15. says

    I know several people who have had their babies with GERD or reflux sleep in car seats without any troubles. However, as just a general practice, I don’t think it would be the best idea. What worked for us was an heirloom bassinet. We also have a small house, and a big bassinet, a pack ‘n’ play, or one of those mattress extenders would have taken up too much room in our bedroom. I was given a bassinet that was purchased in the early ‘40’s for my mom and was used for her, her two siblings, my sister and myself, our two cousins, and two of my cousin’s kids, before ending up in my bedroom for my son.

    It used the smallest mattress available at Babies ‘R Us (Moses basket size or smaller), and is made of wicker, standing on tall legs with wheels. The legs fold down for storage. I made a liner and skirt for it from a Vogue pattern. I’ve seen similar styles around at consignments stores.

  16. says

    My son also slept in his carseat for the first 3 months due to GERD problems. We finally moved him to his crib, but we inclined it and wrapped a rolled up towel under his knees and around his side (or turned the detachable carseat head support thing upside down and used that. It gave him a feeling that he was still in the carseat, but he could lay out a little more. Also, when he could turn over, he slept on his stomach almost all the time. He is now definitely a stomach sleeper. I freaked out the first couple of times, but then I figured it was the only way any of us would get any sleep so I just let it go. And the carseat wasn’t bad at all. It wasn’t like it was in the ‘car’ position. When you take it out of the car and set it on the floor or in a crib, it reclines even more, so there’s minimal chance of his head bobbling over and cutting off his airways. You could also prop something underneath to make it recline more. Our pediatrician actually told us not to put him in a carseat, and we told him okay, but did it anyway! It was just something our family needed at the time and I’d do it again in a heartbeat!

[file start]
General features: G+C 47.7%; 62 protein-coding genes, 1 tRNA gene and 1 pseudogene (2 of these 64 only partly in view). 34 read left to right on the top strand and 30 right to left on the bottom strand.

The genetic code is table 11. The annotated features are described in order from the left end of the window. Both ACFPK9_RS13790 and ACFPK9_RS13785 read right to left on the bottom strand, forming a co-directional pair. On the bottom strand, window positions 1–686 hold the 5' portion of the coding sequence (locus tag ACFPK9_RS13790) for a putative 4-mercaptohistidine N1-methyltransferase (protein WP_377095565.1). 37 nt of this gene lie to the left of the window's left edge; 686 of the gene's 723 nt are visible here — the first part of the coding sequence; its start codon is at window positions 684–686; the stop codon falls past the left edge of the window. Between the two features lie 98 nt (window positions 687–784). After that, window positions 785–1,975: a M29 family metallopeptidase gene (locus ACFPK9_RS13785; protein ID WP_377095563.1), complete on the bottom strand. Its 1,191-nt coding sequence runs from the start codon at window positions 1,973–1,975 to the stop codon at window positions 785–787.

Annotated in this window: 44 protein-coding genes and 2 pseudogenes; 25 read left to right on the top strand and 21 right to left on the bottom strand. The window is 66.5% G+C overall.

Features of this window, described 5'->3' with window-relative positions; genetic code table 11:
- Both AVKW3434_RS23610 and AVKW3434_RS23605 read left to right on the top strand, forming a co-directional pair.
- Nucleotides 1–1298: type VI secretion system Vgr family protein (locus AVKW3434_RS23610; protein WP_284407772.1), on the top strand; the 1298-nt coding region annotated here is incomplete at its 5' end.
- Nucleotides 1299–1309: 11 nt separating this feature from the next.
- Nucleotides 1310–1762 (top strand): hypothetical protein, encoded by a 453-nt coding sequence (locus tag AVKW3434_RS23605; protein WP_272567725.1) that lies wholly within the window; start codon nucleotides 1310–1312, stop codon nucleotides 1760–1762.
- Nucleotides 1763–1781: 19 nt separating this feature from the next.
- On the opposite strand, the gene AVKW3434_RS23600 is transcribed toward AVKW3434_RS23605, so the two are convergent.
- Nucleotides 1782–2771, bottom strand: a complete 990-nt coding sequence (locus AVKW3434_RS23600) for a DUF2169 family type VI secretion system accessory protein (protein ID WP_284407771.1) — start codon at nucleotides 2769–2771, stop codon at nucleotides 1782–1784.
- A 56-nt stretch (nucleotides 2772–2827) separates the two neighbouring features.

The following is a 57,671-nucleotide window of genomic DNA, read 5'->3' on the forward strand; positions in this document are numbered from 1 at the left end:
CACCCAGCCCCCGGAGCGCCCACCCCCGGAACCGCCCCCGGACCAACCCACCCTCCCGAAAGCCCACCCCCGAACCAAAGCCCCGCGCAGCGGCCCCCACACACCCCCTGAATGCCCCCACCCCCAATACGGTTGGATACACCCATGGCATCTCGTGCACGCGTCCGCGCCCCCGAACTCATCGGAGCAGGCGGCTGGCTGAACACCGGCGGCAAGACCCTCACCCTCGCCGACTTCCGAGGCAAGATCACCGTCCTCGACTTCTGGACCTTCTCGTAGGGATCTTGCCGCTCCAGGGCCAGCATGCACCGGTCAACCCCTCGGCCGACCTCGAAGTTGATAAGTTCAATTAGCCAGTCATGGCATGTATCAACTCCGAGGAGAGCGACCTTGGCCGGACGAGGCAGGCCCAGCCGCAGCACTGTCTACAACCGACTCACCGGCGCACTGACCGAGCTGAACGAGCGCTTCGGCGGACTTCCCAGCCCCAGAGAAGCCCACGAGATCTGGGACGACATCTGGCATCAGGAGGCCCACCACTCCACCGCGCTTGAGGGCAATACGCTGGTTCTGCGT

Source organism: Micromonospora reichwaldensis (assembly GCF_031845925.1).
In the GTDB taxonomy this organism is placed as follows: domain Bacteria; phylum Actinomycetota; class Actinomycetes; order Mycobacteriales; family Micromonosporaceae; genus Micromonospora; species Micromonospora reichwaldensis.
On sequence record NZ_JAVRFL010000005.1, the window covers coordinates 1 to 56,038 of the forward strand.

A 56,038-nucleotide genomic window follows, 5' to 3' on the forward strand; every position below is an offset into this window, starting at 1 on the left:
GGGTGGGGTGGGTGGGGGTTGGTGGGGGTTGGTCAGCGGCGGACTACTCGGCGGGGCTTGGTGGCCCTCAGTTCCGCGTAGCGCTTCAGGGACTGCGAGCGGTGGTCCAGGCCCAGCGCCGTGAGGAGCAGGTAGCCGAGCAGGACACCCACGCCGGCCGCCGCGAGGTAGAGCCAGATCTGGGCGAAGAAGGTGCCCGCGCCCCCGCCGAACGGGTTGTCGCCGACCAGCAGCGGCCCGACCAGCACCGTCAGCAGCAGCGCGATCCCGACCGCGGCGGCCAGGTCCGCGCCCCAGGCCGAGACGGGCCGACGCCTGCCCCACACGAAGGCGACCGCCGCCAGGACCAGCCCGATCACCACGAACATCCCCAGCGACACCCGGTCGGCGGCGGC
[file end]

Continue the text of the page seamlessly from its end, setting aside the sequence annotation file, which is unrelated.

17. says

    These articles cite less than 20 cases total … while unfortunate (and you wouldn’t want it to be your baby) it’s statistically unlikely to be a problem. Both of ours slept many hours in their car seats, in the house and on 6+ hour car trips with no issues at all.

    When our daughter was born, we bought a Graco folding bassinet (not the pack-n-play, an actual bassinet) to put in our room. It was less than $50 and we used it both at home and on the road for about six months before passing it on to friends. We had a Moses basket, too, but I felt the sides were too low to leave her in it overnight, and it was a tripping hazard on the floor.

  18. says

    All 8 of our children slept in a carseat next to our bed until they started sleeping through the night, around 6 weeks. They also took most of their naps in their carseats.
    Like some others mentioned, we leave the house very little so this is all the time they spend in the carseat. We don’t use swings or bouncy seats.
    They are all beautiful and well-developed, if I do say so myself, although strangers often remark on it as well. Oh, and The Boy has an exceptionally round head. We called him Charlie Brown for the first 6 mos. :)
    The semi-fetal position and gentle rocking motion really seemed to sooth our newborns and all of our babies have been very content and healthy.

  19. says

    My youngest had colic, and having him inclined helped…but I saw a story on the news about a mother who dopped her sleeping newborn off at the babysitters, asleep in his carrier, and when the babysitter checked on him, his head had slumped forward, cut off his airway, and he had died.
    After that I just got an inclined wedge, and he never slept in his carseat. It’s not worth the risk to me. You’re not a bad parent, as long as nothing bad happens. I’m not willing to take the chance.

  20. says

    I agree with Elana about this. For several reasons, we chose not to use an infant car seat. We used a convertible car seat for our son (i.e., without a removable base), and we would do the same again. While I’m sure he might have slept in the infant car seat, we found that his neck muscles were much stronger than most other babies his age. On that note, a friend who allowed her baby to sleep through the night in his car seat developed a flat head and weak neck muscles, thus requiring neck exercises to strengthen his muscles. Obviously, this is anecdotal, but worth considering. I also posted more reasons for our decision here: http://4theycallmemommy.blogspot.com/2007/09/car-seat-safety.html

  21. says

    yes, I too put my son in his carseat to sleep on occasion (rare), and at the specific recommendation of our doctor when our son was ill. Our doctor instructed us to put him in his carseat (or in his swing) to help him prop up with his congestion and his discomfort.